Plants, Stone, California Landscapes


Occupy Joshua Tree

Occupy Joshua Tree

Anita and I spent most of last week at Joshua Tree. It’s one of my favorite places and very photogenic. These are some of the photos I took.

Years ago when I first saw Joshua trees, I thought they were just about the goofiest things growing on the planet. After working with plants for a number of years and seeing a lot more succulents, I don’t find them nearly as strange. Still somewhat Dr. Seuss-y, but not nearly as much.

The showiest color in the park was in the red seedheads of a buckwheat. The foliage was quite red too. Really striking against the dried grass or stone.

Some of the spots in the park look like the work of a talented gardener with a loose, naturalistic style. This path, (click to see it larger), looked like it had been deliberately edged with red and yellow foliage.

The Sulfur Buckwheats were still in bloom. They were doing the same thing — blooming from the cracks in the boulders — when I was in the Buttermilks around this same time last year.

There is one species of manzanita in the park, A. glauca. I saw a few nice healthy ones, but the most beautiful was a deceased one. I don’t think I’ve ever had that opinion about a plant before.

And the desert can make a dead car look beautiful too. A great, great place.

12 Responses to “Occupy Joshua Tree”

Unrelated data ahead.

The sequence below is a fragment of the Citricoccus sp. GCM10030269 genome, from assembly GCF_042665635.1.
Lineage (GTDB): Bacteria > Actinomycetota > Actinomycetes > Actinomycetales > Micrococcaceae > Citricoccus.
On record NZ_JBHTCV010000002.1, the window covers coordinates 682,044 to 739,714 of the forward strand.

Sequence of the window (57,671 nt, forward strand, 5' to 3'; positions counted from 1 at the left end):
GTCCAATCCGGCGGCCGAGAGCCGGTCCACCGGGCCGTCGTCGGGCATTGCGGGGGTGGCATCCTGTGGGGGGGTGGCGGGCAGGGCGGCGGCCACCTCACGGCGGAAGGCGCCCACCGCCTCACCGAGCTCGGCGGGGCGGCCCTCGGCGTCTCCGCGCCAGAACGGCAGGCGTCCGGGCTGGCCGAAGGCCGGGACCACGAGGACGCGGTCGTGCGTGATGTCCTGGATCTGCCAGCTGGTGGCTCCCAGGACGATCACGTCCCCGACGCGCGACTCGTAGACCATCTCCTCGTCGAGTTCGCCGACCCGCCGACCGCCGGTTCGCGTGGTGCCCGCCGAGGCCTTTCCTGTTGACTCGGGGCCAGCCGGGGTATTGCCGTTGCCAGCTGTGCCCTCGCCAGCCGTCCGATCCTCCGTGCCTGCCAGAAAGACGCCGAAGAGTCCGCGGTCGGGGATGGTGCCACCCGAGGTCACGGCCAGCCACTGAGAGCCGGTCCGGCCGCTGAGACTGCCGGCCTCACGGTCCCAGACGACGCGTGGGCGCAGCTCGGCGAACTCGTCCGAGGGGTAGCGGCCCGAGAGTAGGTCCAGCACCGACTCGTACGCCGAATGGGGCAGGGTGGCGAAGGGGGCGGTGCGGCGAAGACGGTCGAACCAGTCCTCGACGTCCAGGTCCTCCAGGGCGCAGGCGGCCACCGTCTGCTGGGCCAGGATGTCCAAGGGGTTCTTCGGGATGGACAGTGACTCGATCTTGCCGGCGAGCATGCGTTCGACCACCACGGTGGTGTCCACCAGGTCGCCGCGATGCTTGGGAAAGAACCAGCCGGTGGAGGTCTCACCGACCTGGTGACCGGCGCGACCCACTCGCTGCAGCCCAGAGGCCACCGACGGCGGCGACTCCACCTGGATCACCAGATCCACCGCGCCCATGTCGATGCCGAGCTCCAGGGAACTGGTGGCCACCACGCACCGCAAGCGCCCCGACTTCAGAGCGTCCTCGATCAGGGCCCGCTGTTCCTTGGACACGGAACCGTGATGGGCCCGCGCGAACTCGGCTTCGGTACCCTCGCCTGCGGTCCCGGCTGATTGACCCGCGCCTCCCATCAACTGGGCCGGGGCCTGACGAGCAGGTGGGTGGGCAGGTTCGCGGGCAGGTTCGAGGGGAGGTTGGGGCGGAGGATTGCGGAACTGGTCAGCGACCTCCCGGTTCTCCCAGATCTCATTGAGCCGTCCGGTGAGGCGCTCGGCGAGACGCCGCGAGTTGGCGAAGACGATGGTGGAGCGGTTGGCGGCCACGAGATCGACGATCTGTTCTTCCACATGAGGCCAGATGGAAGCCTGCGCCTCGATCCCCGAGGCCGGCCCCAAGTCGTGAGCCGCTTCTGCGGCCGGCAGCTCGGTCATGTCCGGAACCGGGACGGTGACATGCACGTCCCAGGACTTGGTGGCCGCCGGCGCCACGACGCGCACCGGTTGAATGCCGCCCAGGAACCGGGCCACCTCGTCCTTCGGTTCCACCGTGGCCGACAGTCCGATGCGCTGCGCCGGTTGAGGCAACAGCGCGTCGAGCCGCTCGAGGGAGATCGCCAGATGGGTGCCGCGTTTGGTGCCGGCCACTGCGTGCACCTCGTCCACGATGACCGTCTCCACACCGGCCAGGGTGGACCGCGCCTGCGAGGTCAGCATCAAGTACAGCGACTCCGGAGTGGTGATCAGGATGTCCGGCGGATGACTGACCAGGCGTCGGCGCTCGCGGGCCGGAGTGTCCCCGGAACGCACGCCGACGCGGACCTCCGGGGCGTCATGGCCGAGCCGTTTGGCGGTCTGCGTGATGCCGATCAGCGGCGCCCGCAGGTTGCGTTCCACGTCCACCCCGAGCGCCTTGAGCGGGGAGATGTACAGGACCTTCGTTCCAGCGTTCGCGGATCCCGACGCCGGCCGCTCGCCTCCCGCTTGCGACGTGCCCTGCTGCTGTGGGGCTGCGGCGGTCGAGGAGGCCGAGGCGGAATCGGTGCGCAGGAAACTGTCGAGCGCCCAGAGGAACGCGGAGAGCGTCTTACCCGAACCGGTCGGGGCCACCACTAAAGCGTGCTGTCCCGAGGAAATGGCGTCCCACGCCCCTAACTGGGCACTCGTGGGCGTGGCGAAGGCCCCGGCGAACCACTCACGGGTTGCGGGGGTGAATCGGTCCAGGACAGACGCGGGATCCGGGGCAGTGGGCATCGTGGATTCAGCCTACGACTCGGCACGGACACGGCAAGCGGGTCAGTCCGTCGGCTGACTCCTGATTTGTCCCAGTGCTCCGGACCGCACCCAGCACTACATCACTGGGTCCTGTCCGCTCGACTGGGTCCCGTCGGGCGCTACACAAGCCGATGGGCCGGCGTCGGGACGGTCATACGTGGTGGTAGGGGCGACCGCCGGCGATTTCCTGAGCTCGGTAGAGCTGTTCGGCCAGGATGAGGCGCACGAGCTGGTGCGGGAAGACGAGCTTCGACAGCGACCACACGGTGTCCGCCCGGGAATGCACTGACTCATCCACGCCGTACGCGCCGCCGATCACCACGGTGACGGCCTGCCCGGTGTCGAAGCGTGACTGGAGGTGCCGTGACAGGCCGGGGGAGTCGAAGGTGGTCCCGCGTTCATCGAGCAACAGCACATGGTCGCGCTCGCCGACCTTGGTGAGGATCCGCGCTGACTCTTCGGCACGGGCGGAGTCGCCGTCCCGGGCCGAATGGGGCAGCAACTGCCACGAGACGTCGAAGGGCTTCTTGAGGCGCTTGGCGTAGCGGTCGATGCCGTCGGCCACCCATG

1. November 10th, 2011 at 7:20 am

    Town Mouse says:

    Amazing! Yes, I agree, those things look a little unreal. I remember seeing them for the first time driving through late in the evening, it was quite spooky.

  2. November 10th, 2011 at 9:02 am

    Loree / danger garden says:

    Lovely photos! (and great post title)

  3. November 10th, 2011 at 11:42 am

    Scott Weber says:

    LOVE that red buckwheat!

  4. November 11th, 2011 at 8:24 am

    James Golden says:

    Extraordinarily beautiful. I have to get out west.

  5. November 11th, 2011 at 12:32 pm

    Country Mouse says:

    Wonderful pics – love seeing the plants growing from cracks in the rock! I just put in a lot of varied succulents around the foundation of our home – we’ll see how they do!

  6. November 14th, 2011 at 7:05 am

    ryan says:

    Thanks, everyone. It’s a beautiful place to take photos.

  7. November 15th, 2011 at 11:28 pm

    lostlandscape (James) says:

    Gotta love the buckwheats this time of year, both the sulfur and dried ones. Nice that you focused on the 99% of the plants and didn’t pretend that all J-Tree had were j-trees…

  8. November 16th, 2011 at 12:23 am

    ryan says:

    That’s a great point, though I did seem to give the joshua trees the biggest share of the post. I hadn’t noticed but the photo of the young one with all the red buckwheat around it could be used as some kind of graphic representation of how much bigger the share of the wealth is for the 1% compared to the 99%, the spikes on the j-tree representing how the 1% feels about sharing their wealth.

  9. November 17th, 2011 at 7:37 pm

    Arleen Webster says:

    Amazing photos – was this at Jumbo Rocks? It’s my fav campground at JTNP.

  10. November 17th, 2011 at 7:50 pm

    ryan says:

    The tent photo is at Jumbo Rocks, which Iis my new favorite campground too. Most of the other photos are on the loop trail to Barker Dam.

  11. January 7th, 2012 at 11:19 am

    chuck b. says:

    I’ve never seen a manzanita go black like that. Did it die in a fire?

  12. January 7th, 2012 at 2:57 pm

    ryan says:

    I don’t think a fire. The dieback on all of the manzanitas was a really nice color, maybe the desert air preserved it well.

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